Tuesday, October 2, 2012

Barn Chores: Not for Sissies

Campers with strong backs
A thousand pound horse eats and drinks a lot, and generates a lot of, um, waste. A stable full of 1000 pound horses generates a daily need for barn staff.

You might think barn chores are the ultimate in unskilled labor. A strong back for shoveling manure is the only qualification needed for the job, right?

Wrong. If you want the humans and horses to be safe, if you want the horses to stay healthy, if you want to avoid chaos and waste in your barn, you need barn staff who know what they’re doing.

A true Pony Farm camper SMILES
while dumping manure!
Jordan Reynolds handles the chores during the week. Jordan can sweep out a row of stalls in the time it takes me to pick out two of Roxy’s feet. She is also kind and helpful to the Pony Farm campers who do barn chores as part of their camp experience.

The Weight of Water

To be sure, the job does require considerable strength. Everything in a barn is heavy:
  • A typical water bucket holds 5 gallons. That's 41.5 pounds of water per bucket.
  • Hay bales weigh about 40 pounds each.
  • A wheelbarrow full of manure might as well be concrete.
  • Stall doors are very heavy, particularly when you are opening or closing them with one hand while the other holds an excited horse.

Air Traffic Control of Flying Hooves

This is Dawn. She
always smiles like that.
I've helped out with barn chores a few times on weekends, when Dawn Mills is in charge. From what I've seen, turnout is the barn chore that requires heavy-duty smarts, common sense, and even bravery.

Food and time outside their stalls are very important to the horses (Roxy!), and they can be nervy when coming in or out. A horse may try to shove past as you open a stall door or paddock fence. You could get stepped on or jammed against a wall if you’re not prepared for it.

The bolder horses turned out in the OC like to come flying in together at a gallop. Dawn’s advice for getting them to slow down and behave: “Wave your arms and try to look big.” I’m not sure I could pull that off, but the horses don’t mess with Dawn.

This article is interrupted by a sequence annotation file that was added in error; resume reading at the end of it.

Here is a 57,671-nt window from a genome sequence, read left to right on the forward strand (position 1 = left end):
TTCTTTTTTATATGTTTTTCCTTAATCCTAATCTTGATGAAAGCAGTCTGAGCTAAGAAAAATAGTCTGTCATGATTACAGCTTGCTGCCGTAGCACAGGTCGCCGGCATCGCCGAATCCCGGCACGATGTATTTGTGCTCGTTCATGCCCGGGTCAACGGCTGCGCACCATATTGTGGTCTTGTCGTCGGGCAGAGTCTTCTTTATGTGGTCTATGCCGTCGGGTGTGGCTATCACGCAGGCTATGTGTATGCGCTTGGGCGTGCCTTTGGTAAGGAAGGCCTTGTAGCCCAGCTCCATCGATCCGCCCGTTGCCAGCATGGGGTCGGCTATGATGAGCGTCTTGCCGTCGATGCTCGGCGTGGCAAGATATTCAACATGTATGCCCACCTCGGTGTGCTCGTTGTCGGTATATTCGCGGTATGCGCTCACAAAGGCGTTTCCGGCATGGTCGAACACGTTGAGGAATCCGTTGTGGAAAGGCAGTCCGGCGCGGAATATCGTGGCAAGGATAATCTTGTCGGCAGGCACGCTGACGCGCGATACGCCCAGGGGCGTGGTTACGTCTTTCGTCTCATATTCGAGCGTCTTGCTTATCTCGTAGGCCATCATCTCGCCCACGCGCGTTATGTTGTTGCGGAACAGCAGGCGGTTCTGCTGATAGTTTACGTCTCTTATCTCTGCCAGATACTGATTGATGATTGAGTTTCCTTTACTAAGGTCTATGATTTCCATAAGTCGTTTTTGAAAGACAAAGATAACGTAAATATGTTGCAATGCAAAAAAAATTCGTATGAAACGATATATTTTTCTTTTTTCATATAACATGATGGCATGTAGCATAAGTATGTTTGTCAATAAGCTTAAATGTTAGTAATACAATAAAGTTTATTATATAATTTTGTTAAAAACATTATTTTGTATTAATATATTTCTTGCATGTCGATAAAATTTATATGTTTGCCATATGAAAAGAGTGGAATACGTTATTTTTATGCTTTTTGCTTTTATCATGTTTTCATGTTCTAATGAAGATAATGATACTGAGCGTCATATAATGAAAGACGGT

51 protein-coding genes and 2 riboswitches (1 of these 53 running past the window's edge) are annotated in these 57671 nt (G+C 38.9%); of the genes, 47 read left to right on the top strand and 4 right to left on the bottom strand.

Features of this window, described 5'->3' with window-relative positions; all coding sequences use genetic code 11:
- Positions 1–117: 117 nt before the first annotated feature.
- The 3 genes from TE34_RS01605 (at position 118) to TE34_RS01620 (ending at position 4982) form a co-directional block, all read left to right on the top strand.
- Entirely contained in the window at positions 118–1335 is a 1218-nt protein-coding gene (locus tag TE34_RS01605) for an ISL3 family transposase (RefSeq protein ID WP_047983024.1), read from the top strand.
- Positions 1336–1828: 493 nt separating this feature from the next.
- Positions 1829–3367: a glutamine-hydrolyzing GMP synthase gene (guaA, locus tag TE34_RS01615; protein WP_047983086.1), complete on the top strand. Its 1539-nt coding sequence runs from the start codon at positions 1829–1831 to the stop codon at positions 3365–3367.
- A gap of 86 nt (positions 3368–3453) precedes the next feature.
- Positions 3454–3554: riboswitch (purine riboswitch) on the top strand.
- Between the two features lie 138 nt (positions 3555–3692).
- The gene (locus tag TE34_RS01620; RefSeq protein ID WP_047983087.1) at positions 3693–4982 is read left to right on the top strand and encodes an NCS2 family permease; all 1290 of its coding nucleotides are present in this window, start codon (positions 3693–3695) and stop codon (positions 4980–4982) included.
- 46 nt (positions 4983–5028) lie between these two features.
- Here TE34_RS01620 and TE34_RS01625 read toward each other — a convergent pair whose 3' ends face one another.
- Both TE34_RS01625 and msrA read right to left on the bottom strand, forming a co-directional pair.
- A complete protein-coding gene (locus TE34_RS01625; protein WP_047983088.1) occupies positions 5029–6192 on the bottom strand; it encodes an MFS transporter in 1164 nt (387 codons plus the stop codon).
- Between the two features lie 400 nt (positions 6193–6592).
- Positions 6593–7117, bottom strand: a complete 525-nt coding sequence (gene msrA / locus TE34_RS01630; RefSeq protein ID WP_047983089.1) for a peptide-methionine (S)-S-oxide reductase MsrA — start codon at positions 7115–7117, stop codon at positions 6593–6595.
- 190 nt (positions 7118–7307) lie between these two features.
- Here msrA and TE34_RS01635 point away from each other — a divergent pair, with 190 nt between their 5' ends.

Some horses have strong opinions about other horses and it’s best that they don’t encounter each other in transit. The extra horses that arrive for summer camp can be quite jumpy at first.

I see Dawn handle all of this like an air-traffic controller at LaGuardia. She knows the stall and paddock of every horse and who their turnout partners are. She knows the safe, efficient sequence to bring horses in and out. She knows who shouldn’t eat grass along the way, who needs a fly mask, and who won’t put up with fly spray.

(Dawn also knows who’s naughty and nice. She lets me have the nice horses when I help with turnout.)

Love Optional but Highly Desirable

So far we have these required job skills: physical strength, kindness, critical thinking, a knowledge of horse behavior, sound judgment, steady nerves, and the ability to make yourself look big. Jordan and Dawn know the horses as well as anyone on the farm, and they love them, too. I don’t know if love is necessary for the job, but I know it makes life better for the horses.

See you around the farm.

Kathy McDonald
Rider and Volunteer at Touchstone Farm


  1. Don't forget occasionally saving people from the sheep! Haha :) I miss all you guys

  2. Oh good heavens, Brooke -- yes! How could I forget?! Not to mention keeping Kiwi out of the grain room...

  3. If people want to have a stable, they should hire some barn staff for the maintenance of the stable. Barn staff really helps a lot to maintain the stable in a perfect manner.
    horse stable doors